Is it relevant to take into account the multipollution context in freshwater radioecology?
J. Garnier-Laplace, A. Boudou, C. Adam, B. Fraysse, 0. Ausseil, J.M. Porcher
J.P. Baudin and C. Casellas
Actes du congrès ECORAD, 3-7 sept 2001, Aix en Provence, France
Radioprotection - Colloques, volume 37, C1-185 / C1-190.
Should realism of radioecological evaluations be enhanced while taking into, account the deleterious influence of stable pollutants on aquatic organisms which can be physiologically stressed, and therefore can modify their response to radionuclide bioaccumulation?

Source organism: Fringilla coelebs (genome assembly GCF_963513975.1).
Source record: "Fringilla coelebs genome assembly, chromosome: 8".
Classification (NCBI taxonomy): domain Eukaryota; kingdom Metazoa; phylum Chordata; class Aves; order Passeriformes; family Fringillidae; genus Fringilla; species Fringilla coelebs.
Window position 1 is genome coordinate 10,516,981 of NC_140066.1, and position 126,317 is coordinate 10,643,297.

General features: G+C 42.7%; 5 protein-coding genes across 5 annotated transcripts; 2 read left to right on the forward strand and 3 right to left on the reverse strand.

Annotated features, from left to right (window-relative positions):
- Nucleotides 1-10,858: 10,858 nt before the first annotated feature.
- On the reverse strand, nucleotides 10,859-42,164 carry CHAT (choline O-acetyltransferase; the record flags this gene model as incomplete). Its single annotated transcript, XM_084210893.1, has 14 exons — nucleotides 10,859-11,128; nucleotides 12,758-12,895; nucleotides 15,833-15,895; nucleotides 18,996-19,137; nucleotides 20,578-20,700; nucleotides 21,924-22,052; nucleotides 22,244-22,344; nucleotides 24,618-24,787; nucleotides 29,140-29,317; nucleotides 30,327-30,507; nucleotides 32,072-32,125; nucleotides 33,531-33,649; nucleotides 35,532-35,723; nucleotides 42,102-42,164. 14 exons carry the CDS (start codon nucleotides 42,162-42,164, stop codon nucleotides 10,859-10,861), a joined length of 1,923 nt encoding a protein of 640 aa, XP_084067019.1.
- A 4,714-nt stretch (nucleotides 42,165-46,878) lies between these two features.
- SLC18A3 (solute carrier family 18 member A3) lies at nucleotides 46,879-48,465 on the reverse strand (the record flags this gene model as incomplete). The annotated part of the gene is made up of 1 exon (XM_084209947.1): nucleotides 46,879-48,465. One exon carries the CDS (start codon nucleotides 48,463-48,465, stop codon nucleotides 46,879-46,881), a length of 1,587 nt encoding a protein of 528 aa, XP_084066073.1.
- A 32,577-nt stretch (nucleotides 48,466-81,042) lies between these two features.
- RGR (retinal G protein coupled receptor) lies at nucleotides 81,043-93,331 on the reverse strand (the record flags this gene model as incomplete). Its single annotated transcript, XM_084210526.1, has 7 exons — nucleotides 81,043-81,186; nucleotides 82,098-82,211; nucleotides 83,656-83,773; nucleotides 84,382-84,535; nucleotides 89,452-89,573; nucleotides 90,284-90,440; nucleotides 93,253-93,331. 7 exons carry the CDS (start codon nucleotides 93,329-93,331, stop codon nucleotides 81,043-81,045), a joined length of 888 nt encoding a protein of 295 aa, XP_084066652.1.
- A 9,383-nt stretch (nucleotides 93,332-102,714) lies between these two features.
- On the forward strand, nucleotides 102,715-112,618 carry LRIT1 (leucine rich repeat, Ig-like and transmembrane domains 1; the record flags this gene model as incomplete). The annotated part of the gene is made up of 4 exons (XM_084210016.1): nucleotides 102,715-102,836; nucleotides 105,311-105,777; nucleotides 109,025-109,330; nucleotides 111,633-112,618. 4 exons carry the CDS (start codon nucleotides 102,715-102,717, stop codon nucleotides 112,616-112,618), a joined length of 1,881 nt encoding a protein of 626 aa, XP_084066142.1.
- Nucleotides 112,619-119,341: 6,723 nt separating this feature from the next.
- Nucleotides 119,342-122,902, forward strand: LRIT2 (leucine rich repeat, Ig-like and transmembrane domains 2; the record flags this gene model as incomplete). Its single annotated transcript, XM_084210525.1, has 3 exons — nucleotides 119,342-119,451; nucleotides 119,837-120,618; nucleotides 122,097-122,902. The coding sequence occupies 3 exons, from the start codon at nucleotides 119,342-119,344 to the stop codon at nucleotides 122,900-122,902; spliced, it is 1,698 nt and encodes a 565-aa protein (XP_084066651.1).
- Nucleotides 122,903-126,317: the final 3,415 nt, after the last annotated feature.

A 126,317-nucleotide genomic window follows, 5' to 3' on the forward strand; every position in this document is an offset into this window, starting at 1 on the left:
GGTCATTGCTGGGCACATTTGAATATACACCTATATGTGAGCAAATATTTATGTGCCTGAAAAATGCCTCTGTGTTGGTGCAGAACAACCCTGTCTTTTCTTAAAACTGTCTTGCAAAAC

Transfer experiments in a multipollution context involved metals (Cd, Zn), organic pollutants (PCBs, PAHs, oestrogenomimetics) and radionuclides (radioactive isotopes of Co, Cs, and Ag). The chosen biological models were a freshwater bivalve (Dreissena polymorpha) and a carnivorous fish (Oncorhynchus mykiss). Chronic metallic waterborne exposures (1-4 µg/l Cd and/or 170-250 µg/L Zn) led to a decrease in radionuclide bioaccumulation with respect to the reference group (Ag and Cs for fish with respectively – 60% and 134Cs and -30%; Co for bivalve with -50%, on average); while no effect was noticed with other radionuclide/organism pairs (Co for fish, Cs and Ag for bivalve). Prior exposure to organic micropollutants enhanced 57Co and 134Cs uptake kinetic parameters from water and retention time in fish; the radionuclide contamination levels of exposed groups were always higher than those obtained from the reference groups (+10% to +60% as a function of the organic micropollutant). Some explanations are given for these first results that underline the relevancy of this new research field.